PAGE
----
-Percentage of GPs able to provide urgent appointments within three hours almost halved
– Patient Waiting times increased for both Urgent and Routine Appointments
– Resources needed to battle increasing patient waiting times in general practice
– Patient waiting times increasing at a rapid rate compared to five years ago
– Waiting times in Hospitals symptomatic of the overall crisis in Health

According to a survey of GPs carried out by the NAGP, patient waiting times are rapidly increasing year on year.

In the survey carried out this month, only 32% of GP respondents were able to provide an urgent appointment in less than three hours. This compares to 60% of surveyed GPs in October 2015 who were able to facilitate an urgent appointment in less than 3 hours. Five years ago, 73% of urgent appointments were seen within three hours, according to those surveyed.

Dr. Andrew Jordan, NAGP Chairman, commenting on the results said, “GPs are struggling to meet the needs of patients as the crisis in General Practice escalates. General practice delivers 22 million consultations every year, projected to increase to 33 million within five years. The increase in patient waiting times in the last year is directly related to the increase in the number of Medical Card patients, now approaching 50% of the population since the introduction of the under-6s scheme. A further 50,000 patients were added when the over-70s scheme was introduced. Meanwhile, €980m has been taken out of general practice. Resourcing is inadequate. We are seeing a direct impact on waiting times, both for family doctors and hospital consultants”.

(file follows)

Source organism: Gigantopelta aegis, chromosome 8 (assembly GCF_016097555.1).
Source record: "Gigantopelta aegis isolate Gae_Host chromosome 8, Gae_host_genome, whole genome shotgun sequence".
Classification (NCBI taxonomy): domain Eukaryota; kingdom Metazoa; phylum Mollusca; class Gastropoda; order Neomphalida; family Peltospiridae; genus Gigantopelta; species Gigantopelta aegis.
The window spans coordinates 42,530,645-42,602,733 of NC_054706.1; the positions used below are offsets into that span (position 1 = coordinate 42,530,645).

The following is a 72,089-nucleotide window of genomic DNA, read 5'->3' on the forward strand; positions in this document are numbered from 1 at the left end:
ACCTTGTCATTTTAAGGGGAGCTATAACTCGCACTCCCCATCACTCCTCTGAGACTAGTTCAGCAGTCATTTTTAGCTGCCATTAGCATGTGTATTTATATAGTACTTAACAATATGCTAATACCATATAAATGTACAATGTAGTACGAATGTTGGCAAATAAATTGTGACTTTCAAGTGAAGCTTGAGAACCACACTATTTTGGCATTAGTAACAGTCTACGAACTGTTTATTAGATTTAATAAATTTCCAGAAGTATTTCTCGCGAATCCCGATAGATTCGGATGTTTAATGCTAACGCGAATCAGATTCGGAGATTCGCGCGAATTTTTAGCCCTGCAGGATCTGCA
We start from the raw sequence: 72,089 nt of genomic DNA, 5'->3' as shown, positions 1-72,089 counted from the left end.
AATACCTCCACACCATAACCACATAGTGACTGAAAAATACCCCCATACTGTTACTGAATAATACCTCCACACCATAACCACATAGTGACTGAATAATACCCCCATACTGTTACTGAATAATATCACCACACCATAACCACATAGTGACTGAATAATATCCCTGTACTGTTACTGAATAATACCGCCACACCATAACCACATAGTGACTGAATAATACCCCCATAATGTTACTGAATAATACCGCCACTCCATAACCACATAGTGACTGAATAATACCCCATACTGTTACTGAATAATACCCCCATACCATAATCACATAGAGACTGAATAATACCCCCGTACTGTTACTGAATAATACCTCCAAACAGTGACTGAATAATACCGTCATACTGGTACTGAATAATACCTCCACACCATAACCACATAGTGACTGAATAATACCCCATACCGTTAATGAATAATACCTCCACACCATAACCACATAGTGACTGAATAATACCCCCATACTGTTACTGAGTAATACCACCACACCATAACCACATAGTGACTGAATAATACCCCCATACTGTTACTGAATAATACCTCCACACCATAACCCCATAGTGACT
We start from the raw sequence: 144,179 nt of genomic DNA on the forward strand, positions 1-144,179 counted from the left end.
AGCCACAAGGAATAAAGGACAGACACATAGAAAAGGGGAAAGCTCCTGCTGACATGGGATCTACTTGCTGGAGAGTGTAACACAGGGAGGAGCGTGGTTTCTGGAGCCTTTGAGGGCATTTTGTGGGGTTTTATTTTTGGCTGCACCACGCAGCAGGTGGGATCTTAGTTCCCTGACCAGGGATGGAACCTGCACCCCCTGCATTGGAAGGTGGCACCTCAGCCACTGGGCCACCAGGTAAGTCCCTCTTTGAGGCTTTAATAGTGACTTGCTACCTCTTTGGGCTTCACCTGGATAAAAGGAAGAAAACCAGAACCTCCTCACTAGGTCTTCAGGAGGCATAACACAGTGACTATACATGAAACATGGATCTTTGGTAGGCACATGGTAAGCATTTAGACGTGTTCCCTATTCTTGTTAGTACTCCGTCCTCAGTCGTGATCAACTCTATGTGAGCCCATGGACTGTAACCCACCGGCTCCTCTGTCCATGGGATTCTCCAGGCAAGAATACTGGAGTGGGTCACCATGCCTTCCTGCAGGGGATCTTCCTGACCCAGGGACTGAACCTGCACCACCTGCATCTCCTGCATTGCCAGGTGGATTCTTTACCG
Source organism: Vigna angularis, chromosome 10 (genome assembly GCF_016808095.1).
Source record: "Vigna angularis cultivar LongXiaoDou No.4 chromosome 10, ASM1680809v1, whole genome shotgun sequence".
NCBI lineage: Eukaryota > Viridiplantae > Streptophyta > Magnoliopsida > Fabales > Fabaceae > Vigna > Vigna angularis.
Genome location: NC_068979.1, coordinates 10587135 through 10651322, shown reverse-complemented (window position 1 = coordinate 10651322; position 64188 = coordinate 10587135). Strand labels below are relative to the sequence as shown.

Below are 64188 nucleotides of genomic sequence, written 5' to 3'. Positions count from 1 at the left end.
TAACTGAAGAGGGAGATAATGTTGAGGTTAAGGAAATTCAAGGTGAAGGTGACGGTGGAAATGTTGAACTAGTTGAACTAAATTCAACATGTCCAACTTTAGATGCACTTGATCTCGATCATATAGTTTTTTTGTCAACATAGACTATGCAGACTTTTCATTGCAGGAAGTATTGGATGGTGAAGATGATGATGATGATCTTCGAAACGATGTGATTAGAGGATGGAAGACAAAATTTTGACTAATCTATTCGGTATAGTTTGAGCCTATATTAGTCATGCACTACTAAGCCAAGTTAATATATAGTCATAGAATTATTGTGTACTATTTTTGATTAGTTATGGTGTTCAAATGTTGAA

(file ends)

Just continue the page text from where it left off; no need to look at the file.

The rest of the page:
According to the NAGP survey, patients are also waiting longer for routine appointments. Currently, 25% of GPs said their patients can get a same-day routine appointment. However, in 2015, 35% were able to provide a same day appointment for a routine issue. Five years ago, 63% of GPs were able to provide same day routine appointments.

The National Association of GPs have proposed the ring-fencing of €500 million a year for five years to properly resource a GP-led primary care system. We know that for every €1 spent in Primary Care, saves €5 in the rest of the Health Service. We need to change the approach to how the problems in the health care system are addressed.

Dr. Jordan concluded, “GPs have long been warning the Government and the HSE about the impact their increasing workload is having on patients. An increasing workload, coupled with stark cuts in resources under FEMPI, have brought General Practice to breaking point. This simply cannot continue in the interests of patient safety. It is heartening to hear the Minister for Health acknowledged the need to resource GPs but there is an urgent need to put these words into action”.